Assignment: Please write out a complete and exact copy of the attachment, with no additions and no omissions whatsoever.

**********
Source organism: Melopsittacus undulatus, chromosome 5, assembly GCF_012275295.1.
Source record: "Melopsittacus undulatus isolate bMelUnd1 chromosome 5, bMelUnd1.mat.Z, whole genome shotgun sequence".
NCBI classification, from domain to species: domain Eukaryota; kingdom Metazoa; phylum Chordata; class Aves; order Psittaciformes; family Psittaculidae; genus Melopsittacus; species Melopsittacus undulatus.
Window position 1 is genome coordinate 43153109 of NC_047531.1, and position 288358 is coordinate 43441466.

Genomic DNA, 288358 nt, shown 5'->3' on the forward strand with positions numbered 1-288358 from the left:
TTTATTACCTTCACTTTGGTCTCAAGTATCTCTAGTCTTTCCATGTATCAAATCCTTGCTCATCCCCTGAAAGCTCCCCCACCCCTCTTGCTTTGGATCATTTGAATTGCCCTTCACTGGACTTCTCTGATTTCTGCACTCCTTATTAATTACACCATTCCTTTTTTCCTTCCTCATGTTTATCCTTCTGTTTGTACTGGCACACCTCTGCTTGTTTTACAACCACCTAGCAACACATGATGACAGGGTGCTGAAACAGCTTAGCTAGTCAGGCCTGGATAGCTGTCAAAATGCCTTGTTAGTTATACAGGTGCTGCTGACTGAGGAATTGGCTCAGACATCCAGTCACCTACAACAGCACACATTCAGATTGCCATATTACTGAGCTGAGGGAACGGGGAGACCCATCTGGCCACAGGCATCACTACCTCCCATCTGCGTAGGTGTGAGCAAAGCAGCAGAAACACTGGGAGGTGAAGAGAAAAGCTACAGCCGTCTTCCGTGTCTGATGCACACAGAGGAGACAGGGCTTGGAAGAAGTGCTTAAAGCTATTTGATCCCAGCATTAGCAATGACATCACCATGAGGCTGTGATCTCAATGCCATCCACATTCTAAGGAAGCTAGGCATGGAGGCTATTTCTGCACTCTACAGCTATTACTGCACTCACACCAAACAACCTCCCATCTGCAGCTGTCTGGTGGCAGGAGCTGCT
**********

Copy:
Source organism: Melopsittacus undulatus, chromosome 5, assembly GCF_012275295.1.
Source record: "Melopsittacus undulatus isolate bMelUnd1 chromosome 5, bMelUnd1.mat.Z, whole genome shotgun sequence".
NCBI classification, from domain to species: domain Eukaryota; kingdom Metazoa; phylum Chordata; class Aves; order Psittaciformes; family Psittaculidae; genus Melopsittacus; species Melopsittacus undulatus.
Window position 1 is genome coordinate 43153109 of NC_047531.1, and position 288358 is coordinate 43441466.

Genomic DNA, 288358 nt, shown 5'->3' on the forward strand with positions numbered 1-288358 from the left:
TTTATTACCTTCACTTTGGTCTCAAGTATCTCTAGTCTTTCCATGTATCAAATCCTTGCTCATCCCCTGAAAGCTCCCCCACCCCTCTTGCTTTGGATCATTTGAATTGCCCTTCACTGGACTTCTCTGATTTCTGCACTCCTTATTAATTACACCATTCCTTTTTTCCTTCCTCATGTTTATCCTTCTGTTTGTACTGGCACACCTCTGCTTGTTTTACAACCACCTAGCAACACATGATGACAGGGTGCTGAAACAGCTTAGCTAGTCAGGCCTGGATAGCTGTCAAAATGCCTTGTTAGTTATACAGGTGCTGCTGACTGAGGAATTGGCTCAGACATCCAGTCACCTACAACAGCACACATTCAGATTGCCATATTACTGAGCTGAGGGAACGGGGAGACCCATCTGGCCACAGGCATCACTACCTCCCATCTGCGTAGGTGTGAGCAAAGCAGCAGAAACACTGGGAGGTGAAGAGAAAAGCTACAGCCGTCTTCCGTGTCTGATGCACACAGAGGAGACAGGGCTTGGAAGAAGTGCTTAAAGCTATTTGATCCCAGCATTAGCAATGACATCACCATGAGGCTGTGATCTCAATGCCATCCACATTCTAAGGAAGCTAGGCATGGAGGCTATTTCTGCACTCTACAGCTATTACTGCACTCACACCAAACAACCTCCCATCTGCAGCTGTCTGGTGGCAGGAGCTGCT